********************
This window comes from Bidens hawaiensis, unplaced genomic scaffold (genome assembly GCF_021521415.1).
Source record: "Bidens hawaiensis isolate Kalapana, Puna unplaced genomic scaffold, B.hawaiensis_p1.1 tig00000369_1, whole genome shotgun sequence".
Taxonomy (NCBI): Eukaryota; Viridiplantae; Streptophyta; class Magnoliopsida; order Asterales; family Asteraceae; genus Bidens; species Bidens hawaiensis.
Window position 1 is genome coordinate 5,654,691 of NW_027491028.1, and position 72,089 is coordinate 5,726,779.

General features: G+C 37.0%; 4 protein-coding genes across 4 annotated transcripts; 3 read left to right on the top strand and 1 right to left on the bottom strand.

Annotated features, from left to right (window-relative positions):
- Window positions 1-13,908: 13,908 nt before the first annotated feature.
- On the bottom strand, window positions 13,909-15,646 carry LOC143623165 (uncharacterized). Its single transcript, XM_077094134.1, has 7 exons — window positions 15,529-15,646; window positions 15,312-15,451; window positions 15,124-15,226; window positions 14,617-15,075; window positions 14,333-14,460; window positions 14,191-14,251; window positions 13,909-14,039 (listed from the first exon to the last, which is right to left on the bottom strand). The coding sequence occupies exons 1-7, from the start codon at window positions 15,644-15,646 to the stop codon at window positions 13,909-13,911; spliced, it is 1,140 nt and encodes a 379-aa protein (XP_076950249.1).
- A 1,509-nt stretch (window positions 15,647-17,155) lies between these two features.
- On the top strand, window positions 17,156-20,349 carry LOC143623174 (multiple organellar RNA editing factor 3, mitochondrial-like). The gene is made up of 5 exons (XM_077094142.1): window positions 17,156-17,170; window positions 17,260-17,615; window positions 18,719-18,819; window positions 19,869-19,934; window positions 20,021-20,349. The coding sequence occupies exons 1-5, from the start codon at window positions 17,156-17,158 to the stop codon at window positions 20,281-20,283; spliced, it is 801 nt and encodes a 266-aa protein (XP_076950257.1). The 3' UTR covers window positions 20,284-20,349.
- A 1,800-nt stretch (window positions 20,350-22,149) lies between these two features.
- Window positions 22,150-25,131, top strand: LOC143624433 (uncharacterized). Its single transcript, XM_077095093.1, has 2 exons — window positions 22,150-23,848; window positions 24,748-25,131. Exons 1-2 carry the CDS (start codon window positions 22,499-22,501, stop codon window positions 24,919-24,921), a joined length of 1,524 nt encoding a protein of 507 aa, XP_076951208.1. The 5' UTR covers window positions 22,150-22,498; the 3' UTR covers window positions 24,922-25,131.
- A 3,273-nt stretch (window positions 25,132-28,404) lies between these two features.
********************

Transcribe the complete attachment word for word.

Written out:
This window comes from Bidens hawaiensis, unplaced genomic scaffold (genome assembly GCF_021521415.1).
Source record: "Bidens hawaiensis isolate Kalapana, Puna unplaced genomic scaffold, B.hawaiensis_p1.1 tig00000369_1, whole genome shotgun sequence".
Taxonomy (NCBI): Eukaryota; Viridiplantae; Streptophyta; class Magnoliopsida; order Asterales; family Asteraceae; genus Bidens; species Bidens hawaiensis.
Window position 1 is genome coordinate 5,654,691 of NW_027491028.1, and position 72,089 is coordinate 5,726,779.

General features: G+C 37.0%; 4 protein-coding genes across 4 annotated transcripts; 3 read left to right on the top strand and 1 right to left on the bottom strand.

Annotated features, from left to right (window-relative positions):
- Window positions 1-13,908: 13,908 nt before the first annotated feature.
- On the bottom strand, window positions 13,909-15,646 carry LOC143623165 (uncharacterized). Its single transcript, XM_077094134.1, has 7 exons — window positions 15,529-15,646; window positions 15,312-15,451; window positions 15,124-15,226; window positions 14,617-15,075; window positions 14,333-14,460; window positions 14,191-14,251; window positions 13,909-14,039 (listed from the first exon to the last, which is right to left on the bottom strand). The coding sequence occupies exons 1-7, from the start codon at window positions 15,644-15,646 to the stop codon at window positions 13,909-13,911; spliced, it is 1,140 nt and encodes a 379-aa protein (XP_076950249.1).
- A 1,509-nt stretch (window positions 15,647-17,155) lies between these two features.
- On the top strand, window positions 17,156-20,349 carry LOC143623174 (multiple organellar RNA editing factor 3, mitochondrial-like). The gene is made up of 5 exons (XM_077094142.1): window positions 17,156-17,170; window positions 17,260-17,615; window positions 18,719-18,819; window positions 19,869-19,934; window positions 20,021-20,349. The coding sequence occupies exons 1-5, from the start codon at window positions 17,156-17,158 to the stop codon at window positions 20,281-20,283; spliced, it is 801 nt and encodes a 266-aa protein (XP_076950257.1). The 3' UTR covers window positions 20,284-20,349.
- A 1,800-nt stretch (window positions 20,350-22,149) lies between these two features.
- Window positions 22,150-25,131, top strand: LOC143624433 (uncharacterized). Its single transcript, XM_077095093.1, has 2 exons — window positions 22,150-23,848; window positions 24,748-25,131. Exons 1-2 carry the CDS (start codon window positions 22,499-22,501, stop codon window positions 24,919-24,921), a joined length of 1,524 nt encoding a protein of 507 aa, XP_076951208.1. The 5' UTR covers window positions 22,150-22,498; the 3' UTR covers window positions 24,922-25,131.
- A 3,273-nt stretch (window positions 25,132-28,404) lies between these two features.